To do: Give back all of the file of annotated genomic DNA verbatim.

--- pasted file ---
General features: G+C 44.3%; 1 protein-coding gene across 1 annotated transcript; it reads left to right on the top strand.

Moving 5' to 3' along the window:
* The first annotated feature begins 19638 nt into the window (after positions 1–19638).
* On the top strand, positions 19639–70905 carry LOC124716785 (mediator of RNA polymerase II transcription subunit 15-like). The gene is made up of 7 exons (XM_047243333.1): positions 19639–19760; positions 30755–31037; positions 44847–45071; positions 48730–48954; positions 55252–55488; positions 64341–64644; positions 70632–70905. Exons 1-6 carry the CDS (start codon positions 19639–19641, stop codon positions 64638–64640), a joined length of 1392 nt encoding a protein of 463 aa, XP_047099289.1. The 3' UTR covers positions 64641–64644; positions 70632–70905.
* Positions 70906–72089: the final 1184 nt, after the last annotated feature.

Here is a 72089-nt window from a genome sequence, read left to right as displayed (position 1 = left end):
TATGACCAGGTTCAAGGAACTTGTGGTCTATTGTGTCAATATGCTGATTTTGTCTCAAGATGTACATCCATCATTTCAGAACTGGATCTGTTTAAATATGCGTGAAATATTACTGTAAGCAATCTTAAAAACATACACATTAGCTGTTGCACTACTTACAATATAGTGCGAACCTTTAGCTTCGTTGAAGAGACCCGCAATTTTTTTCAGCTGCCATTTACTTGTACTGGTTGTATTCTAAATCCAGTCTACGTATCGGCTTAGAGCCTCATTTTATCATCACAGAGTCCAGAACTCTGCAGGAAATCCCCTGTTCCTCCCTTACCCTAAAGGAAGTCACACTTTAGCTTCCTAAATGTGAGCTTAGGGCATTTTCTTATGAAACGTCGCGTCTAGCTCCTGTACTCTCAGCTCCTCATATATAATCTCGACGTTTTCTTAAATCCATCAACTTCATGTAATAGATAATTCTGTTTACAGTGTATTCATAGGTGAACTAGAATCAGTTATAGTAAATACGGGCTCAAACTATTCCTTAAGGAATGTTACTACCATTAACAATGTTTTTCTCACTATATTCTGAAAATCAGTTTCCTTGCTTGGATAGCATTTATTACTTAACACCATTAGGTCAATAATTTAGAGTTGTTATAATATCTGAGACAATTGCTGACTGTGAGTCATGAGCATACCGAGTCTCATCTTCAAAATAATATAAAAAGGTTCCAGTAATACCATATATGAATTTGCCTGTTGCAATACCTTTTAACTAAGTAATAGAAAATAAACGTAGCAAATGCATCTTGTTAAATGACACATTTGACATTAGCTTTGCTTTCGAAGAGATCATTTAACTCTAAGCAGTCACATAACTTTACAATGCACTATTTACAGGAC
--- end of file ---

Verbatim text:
General features: G+C 44.3%; 1 protein-coding gene across 1 annotated transcript; it reads left to right on the top strand.

Moving 5' to 3' along the window:
* The first annotated feature begins 19638 nt into the window (after positions 1–19638).
* On the top strand, positions 19639–70905 carry LOC124716785 (mediator of RNA polymerase II transcription subunit 15-like). The gene is made up of 7 exons (XM_047243333.1): positions 19639–19760; positions 30755–31037; positions 44847–45071; positions 48730–48954; positions 55252–55488; positions 64341–64644; positions 70632–70905. Exons 1-6 carry the CDS (start codon positions 19639–19641, stop codon positions 64638–64640), a joined length of 1392 nt encoding a protein of 463 aa, XP_047099289.1. The 3' UTR covers positions 64641–64644; positions 70632–70905.
* Positions 70906–72089: the final 1184 nt, after the last annotated feature.

Here is a 72089-nt window from a genome sequence, read left to right as displayed (position 1 = left end):
TATGACCAGGTTCAAGGAACTTGTGGTCTATTGTGTCAATATGCTGATTTTGTCTCAAGATGTACATCCATCATTTCAGAACTGGATCTGTTTAAATATGCGTGAAATATTACTGTAAGCAATCTTAAAAACATACACATTAGCTGTTGCACTACTTACAATATAGTGCGAACCTTTAGCTTCGTTGAAGAGACCCGCAATTTTTTTCAGCTGCCATTTACTTGTACTGGTTGTATTCTAAATCCAGTCTACGTATCGGCTTAGAGCCTCATTTTATCATCACAGAGTCCAGAACTCTGCAGGAAATCCCCTGTTCCTCCCTTACCCTAAAGGAAGTCACACTTTAGCTTCCTAAATGTGAGCTTAGGGCATTTTCTTATGAAACGTCGCGTCTAGCTCCTGTACTCTCAGCTCCTCATATATAATCTCGACGTTTTCTTAAATCCATCAACTTCATGTAATAGATAATTCTGTTTACAGTGTATTCATAGGTGAACTAGAATCAGTTATAGTAAATACGGGCTCAAACTATTCCTTAAGGAATGTTACTACCATTAACAATGTTTTTCTCACTATATTCTGAAAATCAGTTTCCTTGCTTGGATAGCATTTATTACTTAACACCATTAGGTCAATAATTTAGAGTTGTTATAATATCTGAGACAATTGCTGACTGTGAGTCATGAGCATACCGAGTCTCATCTTCAAAATAATATAAAAAGGTTCCAGTAATACCATATATGAATTTGCCTGTTGCAATACCTTTTAACTAAGTAATAGAAAATAAACGTAGCAAATGCATCTTGTTAAATGACACATTTGACATTAGCTTTGCTTTCGAAGAGATCATTTAACTCTAAGCAGTCACATAACTTTACAATGCACTATTTACAGGAC